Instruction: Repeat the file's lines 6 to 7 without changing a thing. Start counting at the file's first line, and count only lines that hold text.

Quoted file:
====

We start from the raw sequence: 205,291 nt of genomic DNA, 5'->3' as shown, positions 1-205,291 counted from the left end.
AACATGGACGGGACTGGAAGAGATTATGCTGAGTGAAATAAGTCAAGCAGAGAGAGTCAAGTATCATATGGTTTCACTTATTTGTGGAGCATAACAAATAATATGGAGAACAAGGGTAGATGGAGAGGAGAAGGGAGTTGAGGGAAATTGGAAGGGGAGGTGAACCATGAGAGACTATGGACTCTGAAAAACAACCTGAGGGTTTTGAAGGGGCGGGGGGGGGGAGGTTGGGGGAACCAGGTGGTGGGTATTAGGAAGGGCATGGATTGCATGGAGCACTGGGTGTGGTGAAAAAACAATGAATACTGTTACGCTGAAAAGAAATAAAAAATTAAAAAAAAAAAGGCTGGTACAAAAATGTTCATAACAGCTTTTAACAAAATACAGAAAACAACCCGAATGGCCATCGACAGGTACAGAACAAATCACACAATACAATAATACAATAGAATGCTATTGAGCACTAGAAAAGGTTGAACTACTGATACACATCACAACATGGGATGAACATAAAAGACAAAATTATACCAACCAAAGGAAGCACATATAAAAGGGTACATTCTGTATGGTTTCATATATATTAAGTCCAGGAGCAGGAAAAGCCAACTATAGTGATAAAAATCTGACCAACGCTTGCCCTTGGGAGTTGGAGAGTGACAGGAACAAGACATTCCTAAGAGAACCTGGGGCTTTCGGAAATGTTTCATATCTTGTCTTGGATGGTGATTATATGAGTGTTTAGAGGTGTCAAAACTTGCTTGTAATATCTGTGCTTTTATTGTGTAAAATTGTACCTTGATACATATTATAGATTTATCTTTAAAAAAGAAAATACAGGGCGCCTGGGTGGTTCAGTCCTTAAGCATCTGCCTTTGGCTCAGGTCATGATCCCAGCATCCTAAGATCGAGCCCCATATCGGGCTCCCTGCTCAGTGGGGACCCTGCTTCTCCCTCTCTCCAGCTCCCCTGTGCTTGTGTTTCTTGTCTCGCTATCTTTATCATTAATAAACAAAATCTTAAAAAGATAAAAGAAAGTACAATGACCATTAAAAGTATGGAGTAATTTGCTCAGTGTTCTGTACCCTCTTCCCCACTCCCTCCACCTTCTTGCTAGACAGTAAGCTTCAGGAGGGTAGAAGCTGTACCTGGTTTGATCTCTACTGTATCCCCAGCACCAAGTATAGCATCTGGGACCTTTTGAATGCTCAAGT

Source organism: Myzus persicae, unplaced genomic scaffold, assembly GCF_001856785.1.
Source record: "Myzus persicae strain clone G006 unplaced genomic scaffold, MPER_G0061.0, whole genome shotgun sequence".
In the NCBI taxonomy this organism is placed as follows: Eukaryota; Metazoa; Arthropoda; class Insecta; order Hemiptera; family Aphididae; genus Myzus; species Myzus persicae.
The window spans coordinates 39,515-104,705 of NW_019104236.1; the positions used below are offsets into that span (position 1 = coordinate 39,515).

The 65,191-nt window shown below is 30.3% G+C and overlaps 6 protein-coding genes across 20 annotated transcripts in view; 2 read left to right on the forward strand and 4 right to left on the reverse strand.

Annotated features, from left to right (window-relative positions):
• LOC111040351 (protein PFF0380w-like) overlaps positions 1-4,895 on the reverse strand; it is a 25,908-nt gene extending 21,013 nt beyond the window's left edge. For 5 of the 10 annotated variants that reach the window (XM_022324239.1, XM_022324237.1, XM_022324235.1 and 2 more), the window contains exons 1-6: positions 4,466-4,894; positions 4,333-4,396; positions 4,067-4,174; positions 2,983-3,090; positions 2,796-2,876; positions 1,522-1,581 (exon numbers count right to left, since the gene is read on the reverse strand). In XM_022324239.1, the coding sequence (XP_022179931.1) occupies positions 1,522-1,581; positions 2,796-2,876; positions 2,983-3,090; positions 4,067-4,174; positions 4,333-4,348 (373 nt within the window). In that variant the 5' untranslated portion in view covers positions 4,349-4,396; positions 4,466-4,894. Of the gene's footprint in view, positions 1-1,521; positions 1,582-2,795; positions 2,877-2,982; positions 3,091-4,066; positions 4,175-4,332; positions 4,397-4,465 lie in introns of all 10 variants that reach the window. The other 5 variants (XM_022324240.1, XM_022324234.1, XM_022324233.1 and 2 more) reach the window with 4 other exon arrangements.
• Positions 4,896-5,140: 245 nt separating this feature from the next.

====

The window spans coordinates 39,515-104,705 of NW_019104236.1; the positions used below are offsets into that span (position 1 = coordinate 39,515).

The 65,191-nt window shown below is 30.3% G+C and overlaps 6 protein-coding genes across 20 annotated transcripts in view; 2 read left to right on the forward strand and 4 right to left on the reverse strand.